On August 8, 2014, Governor Deval Patrick signed “An Act relative to domestic violence” (“the Act”) into law. Relevant to employers, the Act creates a new right to leave for employees related to incidents of domestic violence. The Act is effective immediately.
Under the Act, employers of 50 or more employees must provide up to 15 days of leave in any 12 month period for the employee, or a covered family member, for domestic violence. The leave is only applicable if the employee, or a family member of the employee, is a victim of abusive behavior. The employee must use the leave to address issues directly related to the abusive behavior, such as seeking or obtaining medical attention, counselling, victim services, or legal assistance; obtaining a protective order from a court; or meeting with a district attorney or other law enforcement official.
The Act does not require an employer to pay the employee for the leave of absence. Unless an employer determines otherwise, the employee seeking leave under the law must first exhaust all personal, sick, annual, and vacation leave.
An employee is required to provide the employer with advance notice of the decision to use the leave. The notice requirement does not apply when there is a threat of imminent danger to the health or safety of the employee or a member of the employee’s family. An employee who does not give notice must notify the employer within 3 workdays that the leave was being taken under the Act’s leave provisions. The notice may be provided by a person other than the employee.
An employer cannot condition the leave on the victim maintaining or ceasing contact with the alleged abuser. The leave cannot result in the loss of any employment benefit accrued prior to the date on which the leave was taken. An employee is entitled the restoration of his or her original job when he or she returns from leave. If the original job has been filled, the employee is entitled to an equivalent position.
An employer cannot take negative actions against the employee for unauthorized absences if, within 30 days of the last day of absence, the employee provides documentation described in the Act. The documents serve to prove the abusive behavior did in fact occur and, as such, are documents like a police report documenting the abusive behavior. An employer may require an employee to provide documentation evidencing that the employee, or the employee’s family member, has been a victim of abusive behavior even if the employee provides advance notice of the leave.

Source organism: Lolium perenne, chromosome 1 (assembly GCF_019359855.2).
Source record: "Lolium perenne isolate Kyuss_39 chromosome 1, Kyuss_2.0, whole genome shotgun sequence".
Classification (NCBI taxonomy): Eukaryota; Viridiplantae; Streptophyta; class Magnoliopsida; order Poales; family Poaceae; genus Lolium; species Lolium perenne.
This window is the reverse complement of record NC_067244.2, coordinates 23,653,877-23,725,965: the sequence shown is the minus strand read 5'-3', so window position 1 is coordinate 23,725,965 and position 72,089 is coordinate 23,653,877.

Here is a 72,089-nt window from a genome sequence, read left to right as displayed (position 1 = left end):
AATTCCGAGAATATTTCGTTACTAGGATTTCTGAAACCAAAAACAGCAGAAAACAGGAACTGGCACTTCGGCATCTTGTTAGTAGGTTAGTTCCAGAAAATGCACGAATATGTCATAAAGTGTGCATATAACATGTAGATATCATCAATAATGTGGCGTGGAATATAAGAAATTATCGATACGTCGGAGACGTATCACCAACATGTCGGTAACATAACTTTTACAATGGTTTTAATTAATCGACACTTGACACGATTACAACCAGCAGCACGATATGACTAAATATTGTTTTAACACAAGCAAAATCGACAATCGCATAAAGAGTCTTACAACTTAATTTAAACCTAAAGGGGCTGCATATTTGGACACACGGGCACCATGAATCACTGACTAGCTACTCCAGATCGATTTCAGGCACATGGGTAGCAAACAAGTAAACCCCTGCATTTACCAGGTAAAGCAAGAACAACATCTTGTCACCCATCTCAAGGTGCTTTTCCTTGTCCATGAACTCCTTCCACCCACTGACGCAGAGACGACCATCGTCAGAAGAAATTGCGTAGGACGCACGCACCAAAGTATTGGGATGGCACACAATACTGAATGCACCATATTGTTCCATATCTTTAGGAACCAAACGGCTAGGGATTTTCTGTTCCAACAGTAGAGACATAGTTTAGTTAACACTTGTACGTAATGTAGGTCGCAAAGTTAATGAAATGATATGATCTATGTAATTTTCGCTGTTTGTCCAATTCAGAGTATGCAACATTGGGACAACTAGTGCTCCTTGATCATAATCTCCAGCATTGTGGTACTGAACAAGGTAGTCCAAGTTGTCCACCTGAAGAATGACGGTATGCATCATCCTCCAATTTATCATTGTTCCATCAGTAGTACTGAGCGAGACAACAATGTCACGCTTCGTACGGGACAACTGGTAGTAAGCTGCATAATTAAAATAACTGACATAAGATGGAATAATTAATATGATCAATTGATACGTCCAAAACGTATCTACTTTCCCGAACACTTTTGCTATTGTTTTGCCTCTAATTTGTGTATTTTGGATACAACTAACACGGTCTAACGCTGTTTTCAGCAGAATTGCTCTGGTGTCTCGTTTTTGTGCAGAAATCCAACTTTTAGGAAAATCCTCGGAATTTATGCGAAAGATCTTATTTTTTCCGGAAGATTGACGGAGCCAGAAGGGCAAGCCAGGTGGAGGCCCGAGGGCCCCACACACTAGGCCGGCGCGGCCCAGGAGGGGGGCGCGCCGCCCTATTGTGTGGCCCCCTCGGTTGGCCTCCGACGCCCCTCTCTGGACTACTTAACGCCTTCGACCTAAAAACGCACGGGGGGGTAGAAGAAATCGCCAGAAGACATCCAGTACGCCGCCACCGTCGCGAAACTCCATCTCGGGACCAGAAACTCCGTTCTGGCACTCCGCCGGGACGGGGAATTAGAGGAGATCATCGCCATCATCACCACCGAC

With limited exceptions, information related to the employee’s leave must be kept confidential by the employer.
An employer may not retaliate or discriminate in any manner against an employee for exercising his or her right to a leave of absence under the Act. The Attorney General is empowered to enforce the law. In addition, employees may bring a civil action seeking injunctive relief, lost wages and benefits, and other damages. Importantly, because the civil enforcement scheme is part of the Massachusetts Wage Act, employers found to have violated the act will be subjected to mandatory triple damages and reasonable attorneys’ fees.
The Act also provides that employers notify each employee of the rights and responsibilities provided by the Act’s leave section. Employers are encouraged to update their handbooks or develop a policy surrounding this leave of absence.
Employers should consult with their MBJ attorney with questions about this or any other employment law matter.
Jeffrey S. Siegel is an attorney with Morgan, Brown & Joy, LLP. Jeff may be reached at (617) 523-6666 or at firstname.lastname@example.org. Morgan, Brown & Joy, LLP focuses exclusively on representing employers in employment and labor matters. Michael Varraso assisted in the preparation of this alert.
This alert was published on August 14, 2014.
This publication, which may be considered advertising under the ethical rules of certain jurisdictions, should not be construed as legal advice or a legal opinion on any specific facts or circumstances by Morgan, Brown & Joy, LLP and its attorneys. This newsletter is intended for general information purposes only and you should consult an attorney concerning any specific legal questions you may have.